If you know anyone with hearing loss, please read this blog!
We take our senses for granted. It’s only when you lose a particular one that you realize its importance. My personal story is about the loss of my hearing. Although one assumes there might be hearing loss much later in life, my hearing began to decline when I was fifty. However, I blamed tinnitus, a neck injury and vertigo. My physio agreed with me.
Trying to concentrate at work and focus on what was being said inevitably gave me a severe headache. By the end of the day I was nauseous with the pain and the vertigo didn’t help. Turning the sound up on my computer didn’t improve matters, plus I assumed my headset was defective. A replacement was no better. Ironically, part of my work was subtitling programmes for the deaf and hard of hearing.
Initially, my hearing loss was a gradual decline, but very soon that became rapid. Reluctantly I went for a hearing test believing I was too young. I was shocked to find out that I was profoundly deaf in my right ear, and over the next few years the hearing in the left ear reduced more and more.This is my story.
It’s difficult not to be negative when talking about this. I rely on a lot of positive mental imagery to get me through the day, and also writing blogs. The reality is – Life is now Challenging.
I do tell people that I have difficulty hearing. but they don’t really understand. They might shout which makes it worse. I do ask them to face me and repeat something and they try, but I don’t always catch their second attempt either. Can I ask them to repeat something a third time? Not always, depending on their body language, or the sudden appointment which they have to rush off for. I’ve lost the ability to be sociable. I’ve lost myself.
Normal interactions like visits to the doctor are tiring. He’s excellent in that he removes his Covid mask as he knows I rely on lip-reading and he faces me, but I still miss a lot. There’s only so many times you can ask someone to repeat what they said. Plus, I often miss important information.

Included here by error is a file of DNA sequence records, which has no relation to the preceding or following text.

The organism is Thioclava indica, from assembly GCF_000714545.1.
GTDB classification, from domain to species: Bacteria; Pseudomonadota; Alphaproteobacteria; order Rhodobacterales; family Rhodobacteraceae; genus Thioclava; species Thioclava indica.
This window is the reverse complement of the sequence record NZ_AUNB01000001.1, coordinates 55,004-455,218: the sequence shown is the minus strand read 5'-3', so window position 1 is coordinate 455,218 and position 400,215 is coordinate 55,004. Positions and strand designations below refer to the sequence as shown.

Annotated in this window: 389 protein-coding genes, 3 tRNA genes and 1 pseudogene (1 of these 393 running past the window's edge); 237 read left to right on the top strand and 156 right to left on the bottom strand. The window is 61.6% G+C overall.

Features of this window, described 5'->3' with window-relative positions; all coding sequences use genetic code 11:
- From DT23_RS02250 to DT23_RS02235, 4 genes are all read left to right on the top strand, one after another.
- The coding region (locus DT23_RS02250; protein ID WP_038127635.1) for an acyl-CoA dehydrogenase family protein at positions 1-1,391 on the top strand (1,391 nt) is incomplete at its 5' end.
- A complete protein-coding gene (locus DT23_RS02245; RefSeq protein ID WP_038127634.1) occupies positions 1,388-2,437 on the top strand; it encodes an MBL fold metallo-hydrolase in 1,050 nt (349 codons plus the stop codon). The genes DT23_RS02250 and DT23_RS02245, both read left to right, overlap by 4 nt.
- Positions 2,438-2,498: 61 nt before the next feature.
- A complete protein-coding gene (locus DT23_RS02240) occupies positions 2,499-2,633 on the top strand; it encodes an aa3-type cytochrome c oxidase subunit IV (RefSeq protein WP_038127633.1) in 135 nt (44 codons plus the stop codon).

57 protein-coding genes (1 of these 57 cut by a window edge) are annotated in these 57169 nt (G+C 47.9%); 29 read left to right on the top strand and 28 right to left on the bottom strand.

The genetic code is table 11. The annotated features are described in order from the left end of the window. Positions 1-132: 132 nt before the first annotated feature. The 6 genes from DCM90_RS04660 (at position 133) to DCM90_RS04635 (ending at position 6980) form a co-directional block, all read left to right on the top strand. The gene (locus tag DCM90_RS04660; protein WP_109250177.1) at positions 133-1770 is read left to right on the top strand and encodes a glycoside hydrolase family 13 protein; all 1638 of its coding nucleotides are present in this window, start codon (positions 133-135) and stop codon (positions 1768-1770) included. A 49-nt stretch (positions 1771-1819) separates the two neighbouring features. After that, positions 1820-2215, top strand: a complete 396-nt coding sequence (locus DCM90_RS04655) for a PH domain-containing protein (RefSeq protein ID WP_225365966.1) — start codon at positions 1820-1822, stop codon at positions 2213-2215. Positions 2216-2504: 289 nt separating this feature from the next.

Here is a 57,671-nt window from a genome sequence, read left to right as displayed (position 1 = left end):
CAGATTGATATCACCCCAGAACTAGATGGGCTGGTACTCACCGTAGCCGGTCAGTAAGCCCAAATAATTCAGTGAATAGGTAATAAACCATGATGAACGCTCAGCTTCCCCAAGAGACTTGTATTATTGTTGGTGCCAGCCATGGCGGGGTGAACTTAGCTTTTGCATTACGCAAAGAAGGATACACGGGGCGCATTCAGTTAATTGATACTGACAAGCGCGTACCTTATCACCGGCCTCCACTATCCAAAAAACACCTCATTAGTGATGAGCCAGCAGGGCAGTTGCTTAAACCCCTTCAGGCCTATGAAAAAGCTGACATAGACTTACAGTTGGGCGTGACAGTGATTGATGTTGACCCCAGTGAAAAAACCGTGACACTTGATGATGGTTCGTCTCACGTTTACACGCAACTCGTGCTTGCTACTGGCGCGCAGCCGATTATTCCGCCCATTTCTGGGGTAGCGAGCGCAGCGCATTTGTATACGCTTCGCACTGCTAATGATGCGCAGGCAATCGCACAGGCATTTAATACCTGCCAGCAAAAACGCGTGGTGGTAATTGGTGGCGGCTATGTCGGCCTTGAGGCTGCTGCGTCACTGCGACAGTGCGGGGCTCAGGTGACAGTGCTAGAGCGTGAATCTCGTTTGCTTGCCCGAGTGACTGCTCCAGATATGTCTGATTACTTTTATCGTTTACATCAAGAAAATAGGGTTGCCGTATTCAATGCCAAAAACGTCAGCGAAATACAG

Airports are a nightmare because of all the background noise and there is no way I can hear what the officials are saying. I rely on my husband to tell me, even if it takes four or five attempts.
Trying to engage verbally with librarians, retail staff – simple daily interactions where I have to repeat myself are frustrating and stressful. People get annoyed and after a while they stop talking to me. I can understand their frustration, but please bear with me, or should I say – EAR ME!
My hearing aid is far from perfect, although it’s been adjusted numerous times. Ironically, people don’t always hear what I am saying. For a long time, I thought they were losing their hearing, until someone told me I was speaking too softly. A Comedy of Errors – thank you Willie Shakespeare, but I’m reconstructing your title to My Comedy of Ears.
You see my speech is loud in my head, but the spoken world outside sounds muffled.That’s crazy. They can’t hear me! I can’t hear them, Double whammy! So, I repeat myself – repeatedly. But I can see they get fed up repeating themselves and they give up.
Sing along with me to the tune of Engelbert Humperdinck’s – Please Release Me. ‘Please repeat to me and let me hear.’
Not needing TV subtitles would be a bonus. Now they are distressing. Quite often they move too fast, especially if they’re being done live online, or they’re not in sync with the images. I stopped watching TV because it just gave me a headache – too much effort.
Welcome to my muddled world. Walk in my shoes. Hear what I hear, or don’t hear. Beep beep there’s my hearing aid battery again, those small fiddly things that are supposed to connect me to the hearing world. Yes, before you say anything, I do hear the BEEP BEEP, although it may take a while to register, so beep off. Ha Ha! Got you.